By my calculations I'm reaching a point where I could legitimately claim to have been blogging for 20 years. I began my blogging journey as a teenager back in the early 2000s. My very first blog was on Diary-x.
I clearly got the blogging bug as after that I've had blogs on:
– Wordpress (both hosted and self-hosted)
At any one time I'll have at least two blogs on the go; one more personal and one more professional. I've also set up blogs for specific projects and training programmes. In a past life I even used a blog to teach people how to blog.
I can't say what prompted me to start blogging, but I know why I've continued. A blog is a space to:
– think and explore what interests you
– develop writing skills and style
– express yourself and share ideas publicly
– start conversations and get feedback
Can social media or newsletters replace blogs? I don't think so. These other places to write and express yourself are an addition to, not a replacement for, blogs. If anything, I think we're seeing a renaissance of blogging through challenges like 100 Days to Offload that help build the habit and confidence to write, and services like write.as that make it so much easier to publish.
When you work from home the boundaries of the work day are often blurred. Without the act of physically changing location it can be hard to switch off from work. Over the years I've developed a set of end of day rituals to help with this.
1. End of day review
The very last thing I do at my desk is to write a short review of the day. I answer three questions:
– What went well?
– What challenged or frustrated you?
– What will help you have a good day tomorrow?
It helps me to mentally tie up any loose ends and set myself up for the next day. I'll also clear up any papers or notebooks so I can start afresh in the morning.
2. Fresh air and exercise
The Urban Wanderer describes the act of walking at the start and end the day when working from home as a reverse commute. I find this particularly effective at the end of the day to help empty my mind of work related things. I'm lucky to have a park on my doorstep and so I'll usually do a few laps of that.
3. Offline activity
Spending time away from a screen immediately after finishing work is the best way I know to relax and shift gear. Most days for me this means an hour or so in the kitchen cooking tea. It's an activity that for me signifies the start of my evening.
What rituals do you have to help you switch off from work?
It can be lonely working for yourself. You may see people regularly, but meetings with clients are no proxy for having a team around you.
I'm grateful for the advice I got when I first went freelance to make sure I didn't spend all my time at home in my office. It prompted me to join a local co-working group and attend sessions at least once a month. Later I spent more time co-working, with at least one day per week among the community at Good Space, where I later rented a shared office.
Since the start of the pandemic the ability to go out to co-working spaces and work side-by-side with people has obviously been restricted. Sadly this means that many places, Good Space included, have had to close.
I'm grateful however to other initiatives that create a community for freelancers and other solo-workers. This morning I joined a virtual co-working session run by my local group. Last week I attended daily pomodoro sessions from Othership. And every day I check in with the Leapers community.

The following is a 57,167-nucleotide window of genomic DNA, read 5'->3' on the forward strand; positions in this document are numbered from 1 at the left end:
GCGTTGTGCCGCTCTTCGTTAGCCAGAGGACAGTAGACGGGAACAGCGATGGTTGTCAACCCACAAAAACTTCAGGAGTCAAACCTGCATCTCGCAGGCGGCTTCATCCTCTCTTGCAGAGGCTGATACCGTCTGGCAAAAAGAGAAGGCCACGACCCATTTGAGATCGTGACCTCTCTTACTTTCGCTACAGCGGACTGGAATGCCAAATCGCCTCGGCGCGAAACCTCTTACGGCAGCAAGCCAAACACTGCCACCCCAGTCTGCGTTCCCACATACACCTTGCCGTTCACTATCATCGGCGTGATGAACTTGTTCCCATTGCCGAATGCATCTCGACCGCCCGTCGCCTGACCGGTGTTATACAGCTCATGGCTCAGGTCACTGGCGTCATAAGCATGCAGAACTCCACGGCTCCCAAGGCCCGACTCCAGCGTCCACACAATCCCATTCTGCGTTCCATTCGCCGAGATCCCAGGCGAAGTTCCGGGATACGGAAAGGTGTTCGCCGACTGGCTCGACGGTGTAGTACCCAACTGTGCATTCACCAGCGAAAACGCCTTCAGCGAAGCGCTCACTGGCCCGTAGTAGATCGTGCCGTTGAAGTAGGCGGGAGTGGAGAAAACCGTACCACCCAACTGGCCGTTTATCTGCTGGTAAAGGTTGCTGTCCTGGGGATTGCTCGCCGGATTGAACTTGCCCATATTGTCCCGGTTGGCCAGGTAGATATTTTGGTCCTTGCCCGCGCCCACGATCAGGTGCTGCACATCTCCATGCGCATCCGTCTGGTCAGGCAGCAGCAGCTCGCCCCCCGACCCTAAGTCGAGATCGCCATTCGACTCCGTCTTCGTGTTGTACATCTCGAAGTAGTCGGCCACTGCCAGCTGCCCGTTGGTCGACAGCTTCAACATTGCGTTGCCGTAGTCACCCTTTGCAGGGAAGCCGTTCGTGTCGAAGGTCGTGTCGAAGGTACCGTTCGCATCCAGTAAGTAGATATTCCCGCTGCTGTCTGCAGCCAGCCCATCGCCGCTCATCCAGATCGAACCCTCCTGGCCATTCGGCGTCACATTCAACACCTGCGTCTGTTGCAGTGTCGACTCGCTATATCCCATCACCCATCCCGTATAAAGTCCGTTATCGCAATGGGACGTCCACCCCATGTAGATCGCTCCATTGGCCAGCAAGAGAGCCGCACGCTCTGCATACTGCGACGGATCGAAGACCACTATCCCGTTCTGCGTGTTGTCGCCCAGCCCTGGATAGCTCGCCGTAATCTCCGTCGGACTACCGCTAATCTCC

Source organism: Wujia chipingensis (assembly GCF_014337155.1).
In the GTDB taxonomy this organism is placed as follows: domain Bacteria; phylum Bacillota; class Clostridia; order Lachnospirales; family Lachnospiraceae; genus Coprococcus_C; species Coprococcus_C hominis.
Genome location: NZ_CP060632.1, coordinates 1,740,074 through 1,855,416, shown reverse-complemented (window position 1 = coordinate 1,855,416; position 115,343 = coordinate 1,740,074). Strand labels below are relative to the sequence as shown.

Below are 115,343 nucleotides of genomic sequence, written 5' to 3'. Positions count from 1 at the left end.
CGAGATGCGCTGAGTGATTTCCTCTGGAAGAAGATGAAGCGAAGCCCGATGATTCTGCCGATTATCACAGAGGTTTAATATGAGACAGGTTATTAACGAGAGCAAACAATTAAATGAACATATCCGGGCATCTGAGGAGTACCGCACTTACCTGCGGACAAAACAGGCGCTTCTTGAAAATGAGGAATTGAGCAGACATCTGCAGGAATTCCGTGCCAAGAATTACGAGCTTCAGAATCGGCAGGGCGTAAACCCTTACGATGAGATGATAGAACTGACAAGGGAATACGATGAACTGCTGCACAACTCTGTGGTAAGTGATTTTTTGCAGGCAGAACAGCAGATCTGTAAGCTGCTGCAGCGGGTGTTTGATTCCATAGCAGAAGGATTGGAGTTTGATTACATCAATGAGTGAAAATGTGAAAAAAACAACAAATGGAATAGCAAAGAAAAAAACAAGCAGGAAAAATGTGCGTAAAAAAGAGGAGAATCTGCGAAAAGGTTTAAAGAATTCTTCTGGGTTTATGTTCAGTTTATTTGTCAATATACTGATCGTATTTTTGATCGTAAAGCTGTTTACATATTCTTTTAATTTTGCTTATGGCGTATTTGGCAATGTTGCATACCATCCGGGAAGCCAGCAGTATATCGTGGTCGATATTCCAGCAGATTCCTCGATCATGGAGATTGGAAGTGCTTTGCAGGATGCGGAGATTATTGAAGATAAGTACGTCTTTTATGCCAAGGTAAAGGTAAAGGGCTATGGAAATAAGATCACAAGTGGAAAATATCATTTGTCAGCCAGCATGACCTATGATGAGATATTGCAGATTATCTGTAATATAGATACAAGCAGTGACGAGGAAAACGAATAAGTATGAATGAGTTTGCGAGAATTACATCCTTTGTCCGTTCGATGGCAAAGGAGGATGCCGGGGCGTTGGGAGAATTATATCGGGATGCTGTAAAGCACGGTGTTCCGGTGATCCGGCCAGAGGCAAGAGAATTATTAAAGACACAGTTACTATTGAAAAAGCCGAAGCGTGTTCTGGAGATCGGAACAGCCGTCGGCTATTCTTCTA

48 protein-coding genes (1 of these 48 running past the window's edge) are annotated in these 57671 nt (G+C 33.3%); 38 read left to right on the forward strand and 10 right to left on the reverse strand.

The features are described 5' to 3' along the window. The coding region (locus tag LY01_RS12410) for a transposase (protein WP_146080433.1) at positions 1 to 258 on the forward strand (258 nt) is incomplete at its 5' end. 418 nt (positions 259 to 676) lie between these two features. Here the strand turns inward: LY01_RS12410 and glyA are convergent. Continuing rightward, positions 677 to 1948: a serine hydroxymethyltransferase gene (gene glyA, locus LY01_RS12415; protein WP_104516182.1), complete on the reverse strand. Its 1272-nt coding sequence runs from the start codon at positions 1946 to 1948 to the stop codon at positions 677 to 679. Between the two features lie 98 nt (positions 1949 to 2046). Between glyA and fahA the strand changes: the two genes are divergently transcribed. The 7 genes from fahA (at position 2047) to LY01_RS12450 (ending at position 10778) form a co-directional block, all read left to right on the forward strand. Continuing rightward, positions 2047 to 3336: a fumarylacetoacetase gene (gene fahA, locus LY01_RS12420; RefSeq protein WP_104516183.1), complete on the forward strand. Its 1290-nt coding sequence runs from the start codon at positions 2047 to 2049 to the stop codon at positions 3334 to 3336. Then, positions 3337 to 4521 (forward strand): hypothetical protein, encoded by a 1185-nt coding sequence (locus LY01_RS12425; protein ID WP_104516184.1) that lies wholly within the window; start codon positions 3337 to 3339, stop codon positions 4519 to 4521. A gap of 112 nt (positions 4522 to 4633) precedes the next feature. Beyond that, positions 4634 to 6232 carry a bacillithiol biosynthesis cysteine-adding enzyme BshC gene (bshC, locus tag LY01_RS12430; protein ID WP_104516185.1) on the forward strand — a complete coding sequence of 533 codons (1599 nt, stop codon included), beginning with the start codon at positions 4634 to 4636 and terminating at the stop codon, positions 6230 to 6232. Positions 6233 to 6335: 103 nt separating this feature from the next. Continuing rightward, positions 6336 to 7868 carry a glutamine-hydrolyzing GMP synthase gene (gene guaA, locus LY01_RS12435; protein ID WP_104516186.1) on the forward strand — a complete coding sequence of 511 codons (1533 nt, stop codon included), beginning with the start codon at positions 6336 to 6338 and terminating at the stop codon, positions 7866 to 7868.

There are plenty more communities and sessions like this out there. If you're a freelancer or self-employed and feeling lonely or isolated then I'd pass on the piece of advice given to me – find yourself some co-workers.
There used to be a time when I was among the first to sign up to new websites and apps. I was eager to poke around with other early adopters to see what they offered, how they worked and if there were any benefits for my work or personal life. Some stuck. Others didn't.
There's a reticence now. I'm not sure where it comes from. Maybe it's due to my change in circumstance? When I worked in universities, often I was the one in the team who sussed things out and shared new digital tools. I don't have this role now I'm my own boss. Maybe it's down to the sheer volume of new software that is being released every day? There's no way to keep up with it all, so why not let others filter out the dross. Maybe it's a loss of trust? I'm certainly more conscious about what happens with my personal data and the content I create when I sign up to these things. Maybe I've got better ways to spend my time?
Like many, I've been finding the latest lockdown harder than those that preceded it. It's the cumulative effect of day after day spent within the same four walls and in the same company. That and the approach of the one year anniversary of the first lockdown and prospect of spending a second birthday in isolation.
We needed to shake things up and a virtual weekend away was just the ticket. It broke us out of our routine, helped us to properly disconnect from work and to relax. We did all the things we'd usually do on holiday and none of the things we'd usually do at home on the weekend.
The whole experience was restorative and we'll definitely do it again.
Of the former I have nothing much to say. Except that it's been referenced in pretty much every conversation my wife and I have had over the past 24 hours.
Of the latter I will concede that for the most part us “Britishes” are weird as hell. As pointed out in the thread most of the things have no logical or sensible explanation:
– the swan story
– the sanctity of the queue
– public schools
– buying drinks in rounds
– or separate taps
However, the cultural significance and brilliance of fish finger sandwiches is a hill I'm willing to die on.